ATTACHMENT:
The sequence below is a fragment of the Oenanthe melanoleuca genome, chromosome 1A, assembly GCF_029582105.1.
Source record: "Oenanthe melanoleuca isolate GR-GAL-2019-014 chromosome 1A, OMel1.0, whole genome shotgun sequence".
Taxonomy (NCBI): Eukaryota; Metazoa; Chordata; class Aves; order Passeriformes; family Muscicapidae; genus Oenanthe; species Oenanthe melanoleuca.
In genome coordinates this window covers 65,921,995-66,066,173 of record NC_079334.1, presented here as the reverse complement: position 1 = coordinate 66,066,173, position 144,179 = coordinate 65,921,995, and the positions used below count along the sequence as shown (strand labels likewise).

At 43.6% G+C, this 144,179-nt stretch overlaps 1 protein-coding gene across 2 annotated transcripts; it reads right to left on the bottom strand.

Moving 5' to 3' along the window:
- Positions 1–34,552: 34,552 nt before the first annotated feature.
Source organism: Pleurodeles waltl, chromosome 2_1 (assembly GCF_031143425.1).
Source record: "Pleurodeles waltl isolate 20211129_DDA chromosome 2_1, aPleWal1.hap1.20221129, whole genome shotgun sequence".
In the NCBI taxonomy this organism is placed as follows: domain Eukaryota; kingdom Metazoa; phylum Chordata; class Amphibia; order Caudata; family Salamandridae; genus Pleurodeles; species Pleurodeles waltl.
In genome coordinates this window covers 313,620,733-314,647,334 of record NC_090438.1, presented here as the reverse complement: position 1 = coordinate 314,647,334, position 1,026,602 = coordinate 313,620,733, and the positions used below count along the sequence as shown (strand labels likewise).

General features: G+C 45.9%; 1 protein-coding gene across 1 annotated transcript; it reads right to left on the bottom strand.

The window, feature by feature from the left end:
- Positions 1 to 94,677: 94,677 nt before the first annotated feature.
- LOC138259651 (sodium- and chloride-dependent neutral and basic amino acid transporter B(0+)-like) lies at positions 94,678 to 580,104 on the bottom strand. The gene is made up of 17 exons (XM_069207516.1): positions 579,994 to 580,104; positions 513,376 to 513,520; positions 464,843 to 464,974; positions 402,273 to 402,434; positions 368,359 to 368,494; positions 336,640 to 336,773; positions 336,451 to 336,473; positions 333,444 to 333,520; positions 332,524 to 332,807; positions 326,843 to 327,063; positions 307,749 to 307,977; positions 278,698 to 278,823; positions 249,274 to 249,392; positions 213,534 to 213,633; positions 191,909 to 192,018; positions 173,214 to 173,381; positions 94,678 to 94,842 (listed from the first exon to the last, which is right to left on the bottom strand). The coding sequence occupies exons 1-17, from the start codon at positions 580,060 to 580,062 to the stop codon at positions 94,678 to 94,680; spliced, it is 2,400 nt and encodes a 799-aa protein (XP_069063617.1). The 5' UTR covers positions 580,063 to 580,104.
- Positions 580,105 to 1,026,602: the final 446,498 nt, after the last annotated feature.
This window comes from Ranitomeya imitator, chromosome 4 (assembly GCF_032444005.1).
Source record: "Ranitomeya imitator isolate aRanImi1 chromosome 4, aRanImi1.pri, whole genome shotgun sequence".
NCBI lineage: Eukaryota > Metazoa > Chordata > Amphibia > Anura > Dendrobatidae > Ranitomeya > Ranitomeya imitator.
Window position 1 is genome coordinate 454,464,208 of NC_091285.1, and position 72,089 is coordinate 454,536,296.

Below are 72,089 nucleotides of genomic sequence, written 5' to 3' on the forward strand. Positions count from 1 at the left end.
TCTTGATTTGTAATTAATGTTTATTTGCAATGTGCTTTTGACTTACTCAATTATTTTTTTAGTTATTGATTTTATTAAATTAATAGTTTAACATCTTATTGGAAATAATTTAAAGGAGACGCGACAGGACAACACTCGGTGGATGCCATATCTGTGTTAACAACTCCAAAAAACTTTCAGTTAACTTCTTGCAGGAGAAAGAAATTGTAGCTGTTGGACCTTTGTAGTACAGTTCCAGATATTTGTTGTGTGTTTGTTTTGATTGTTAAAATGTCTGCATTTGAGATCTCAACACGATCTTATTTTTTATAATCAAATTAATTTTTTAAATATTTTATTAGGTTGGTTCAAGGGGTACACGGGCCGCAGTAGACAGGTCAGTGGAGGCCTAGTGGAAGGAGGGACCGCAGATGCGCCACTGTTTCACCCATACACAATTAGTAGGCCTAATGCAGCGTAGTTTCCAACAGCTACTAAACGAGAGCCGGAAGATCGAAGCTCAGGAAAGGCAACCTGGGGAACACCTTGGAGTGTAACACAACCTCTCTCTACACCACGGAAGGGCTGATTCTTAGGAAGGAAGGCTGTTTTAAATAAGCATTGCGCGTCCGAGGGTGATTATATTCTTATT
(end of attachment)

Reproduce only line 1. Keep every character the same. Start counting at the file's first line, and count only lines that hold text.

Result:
The sequence below is a fragment of the Oenanthe melanoleuca genome, chromosome 1A, assembly GCF_029582105.1.